Genome exhibition to depart Smithsonian for multi-city tourby National Institutes of Health on August 26, 2014
Enthusiasm for genomics grows with an estimated 3 million D.C. visitors to exhibition
With eye-catching models, interactive displays and engaging elements, the Genome: Unlocking Life’s Code exhibition is going on tour after having completed a 14-month engagement at the Smithsonian’s National Museum of Natural History (NMNH) in Washington.
On Sept. 1, 2014, the contemporary, high-impact exhibition—a collaboration between the museum and the National Human Genome Research Institute (NHGRI), part of the National Institutes of Health— will start engagements at museums and science centers throughout North America.
Genome: Unlocking Life’s Code Logo
“I am gratified by the effectiveness of our ongoing collaboration with colleagues at the Smithsonian Institution on the exhibition, and by the conversations that I have had with exhibition visitors about the significance and promise of genomics,” said NHGRI Director Eric D. Green, M.D., Ph.D. “Over the past year, I have enjoyed speaking with children and adults from far and wide at the exhibition, and during the educational workshops, public lectures and celebrations in Washington. Now it is time for the exhibition to travel so that others in North America can see it.”
Genome: Unlocking Life’s Code opened a decade after the completion of the Human Genome Project and 60 years after the discovery of the double-helical structure of DNA by Drs. James Watson and Francis Crick. Dr. Watson toured the exhibition in July, one of its estimated 3 million visitors since the opening.
Museum designers and education programming experts took almost two years to conceptualize and build the 4,400 square-foot exhibition. By illustrating and explaining genomics, the exhibition offers visitors a new perspective from which to view oneself — as an individual, a member of a family, a representative of a species, and part of the diversity of life on Earth.
The initial stops for the traveling exhibition are
Reuben H. Fleet Science Center, San Diego, Sept. 24, 2014 – Jan. 4, 2015
The Tech Museum of Innovation, San Jose, California, Jan. 22 – April 27, 2015
St. Louis Science Center, May 15 – Sept. 10, 2015
Oregon Museum of Science and Industry, Portland, Oct. 2, 2015 – Jan. 3, 2016
Discovery World, Milwaukee, Winter 2016
Exploration Place, Wichita, Kansas, Sept. 30, 2016 – Jan. 1, 2017
Peoria (Illinois) Riverfront Museum, Jan. 28 – May 29, 2017
Science North, Sudbury, Ontario, Sept. 30, 2017 – Jan. 1, 2018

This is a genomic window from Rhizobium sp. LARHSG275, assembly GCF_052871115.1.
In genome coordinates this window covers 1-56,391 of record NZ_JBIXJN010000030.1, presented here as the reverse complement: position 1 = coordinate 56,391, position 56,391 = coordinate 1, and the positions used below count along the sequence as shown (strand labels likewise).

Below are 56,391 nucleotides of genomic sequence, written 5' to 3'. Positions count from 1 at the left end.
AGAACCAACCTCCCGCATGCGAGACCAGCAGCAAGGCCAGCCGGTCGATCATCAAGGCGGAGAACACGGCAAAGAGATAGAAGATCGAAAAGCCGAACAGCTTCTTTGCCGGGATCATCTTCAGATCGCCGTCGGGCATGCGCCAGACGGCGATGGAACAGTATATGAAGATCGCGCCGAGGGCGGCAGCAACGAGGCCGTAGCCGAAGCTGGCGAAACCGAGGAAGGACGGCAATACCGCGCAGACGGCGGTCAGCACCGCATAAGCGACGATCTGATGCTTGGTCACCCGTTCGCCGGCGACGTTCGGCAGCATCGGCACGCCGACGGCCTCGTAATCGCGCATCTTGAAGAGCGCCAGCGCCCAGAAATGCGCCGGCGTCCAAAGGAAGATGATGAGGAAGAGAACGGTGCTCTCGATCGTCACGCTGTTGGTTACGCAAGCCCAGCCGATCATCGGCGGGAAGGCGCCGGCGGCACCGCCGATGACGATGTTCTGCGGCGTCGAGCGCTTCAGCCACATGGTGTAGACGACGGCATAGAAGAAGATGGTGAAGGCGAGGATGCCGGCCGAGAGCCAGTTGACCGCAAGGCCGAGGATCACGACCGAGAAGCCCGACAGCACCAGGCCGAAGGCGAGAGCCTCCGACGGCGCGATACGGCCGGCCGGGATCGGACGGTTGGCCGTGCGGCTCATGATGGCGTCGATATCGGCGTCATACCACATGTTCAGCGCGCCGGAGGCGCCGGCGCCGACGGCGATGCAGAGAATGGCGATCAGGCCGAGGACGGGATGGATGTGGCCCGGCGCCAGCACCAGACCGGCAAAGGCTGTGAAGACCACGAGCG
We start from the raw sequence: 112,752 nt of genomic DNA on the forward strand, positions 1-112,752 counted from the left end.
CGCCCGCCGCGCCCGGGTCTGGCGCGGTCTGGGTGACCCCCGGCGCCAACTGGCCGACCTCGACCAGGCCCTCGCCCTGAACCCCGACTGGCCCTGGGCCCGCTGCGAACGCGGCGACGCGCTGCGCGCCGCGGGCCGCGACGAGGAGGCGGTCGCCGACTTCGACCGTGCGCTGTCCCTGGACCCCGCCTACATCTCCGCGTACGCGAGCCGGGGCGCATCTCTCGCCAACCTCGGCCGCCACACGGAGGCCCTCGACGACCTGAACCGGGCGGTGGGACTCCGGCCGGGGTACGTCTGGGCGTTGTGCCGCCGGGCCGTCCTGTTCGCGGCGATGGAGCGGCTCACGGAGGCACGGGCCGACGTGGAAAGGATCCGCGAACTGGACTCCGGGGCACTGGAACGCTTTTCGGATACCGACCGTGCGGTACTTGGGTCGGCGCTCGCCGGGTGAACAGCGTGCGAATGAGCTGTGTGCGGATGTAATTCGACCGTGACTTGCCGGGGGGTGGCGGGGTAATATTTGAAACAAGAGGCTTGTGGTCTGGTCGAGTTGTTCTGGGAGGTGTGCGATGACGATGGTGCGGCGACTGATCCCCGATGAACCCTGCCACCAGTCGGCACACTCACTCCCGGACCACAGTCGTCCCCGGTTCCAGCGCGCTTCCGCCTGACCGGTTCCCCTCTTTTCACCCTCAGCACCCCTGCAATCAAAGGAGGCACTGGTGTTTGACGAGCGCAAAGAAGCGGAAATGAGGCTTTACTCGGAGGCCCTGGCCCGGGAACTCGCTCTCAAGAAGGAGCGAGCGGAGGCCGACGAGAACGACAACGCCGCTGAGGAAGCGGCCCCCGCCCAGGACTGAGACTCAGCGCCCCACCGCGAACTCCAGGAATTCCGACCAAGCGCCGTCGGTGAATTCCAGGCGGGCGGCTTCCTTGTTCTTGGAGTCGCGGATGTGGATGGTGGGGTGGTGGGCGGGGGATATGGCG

“Thanks to this unique partnership between the Smithsonian and National Institutes of Health, millions of visitors to the National Museum of Natural History have explored examples of how genomics is enabling new discoveries in the fields of medicine, natural sciences and evolutionary biology,” said Kirk Johnson, Ph.D., Sant Director of the National Museum of Natural History. “This has been a fantastic opportunity to share the excitement and significance of cutting-edge genomic science with our vast audience."
Visitors surveyed after visiting the exhibition at the National Museum of Natural History said it was “amazing,” “cool,” and “a fun place to come.” A steady stream of middle school and high school students—the exhibition’s prime audience—has filed through the exhibition. Twice as many 12- to 18-year-olds visited the exhibition than what is typical in the other galleries of the NMNH.
Education and scientific experts at NMNH and NHGRI developed the interactive content and online companion programming for the exhibition. The interactive, futuristic environment communicates the revolutionary nature of genomics and is aimed at sparking thoughtful discussion—among teens and their parents, and teens and their teachers. A display known as the Trait Tree has been the most popular stop, enabling visitors to discover unique traits of their own. It is part of the Genome Zone, an area of the exhibition that offers hands-on learning experiences.
"The Genome: Unlocking Life’s Codeexhibition has enriched our engagement with the public,” said Vence L. Bonham, Jr., chief of the Education and Community Involvement Branch in NHGRI's Division of Policy, Communications and Education. "We plan to continue to conduct programs to enhance the public’s knowledge of genomics in collaboration with museums and science centers as the exhibition rolls into towns across the country."
The exhibition is accompanied by a website, unlockinglifescode.org [External Web Site Policy] , with educational resources that can be used to teach students about DNA, and educational videos for learners of all ages. Videos of many of the public educational programs, including lectures, symposia, discussion panels and informal gatherings, held in conjunction with the exhibition, have been posted at http://www.genome.gov/27554054.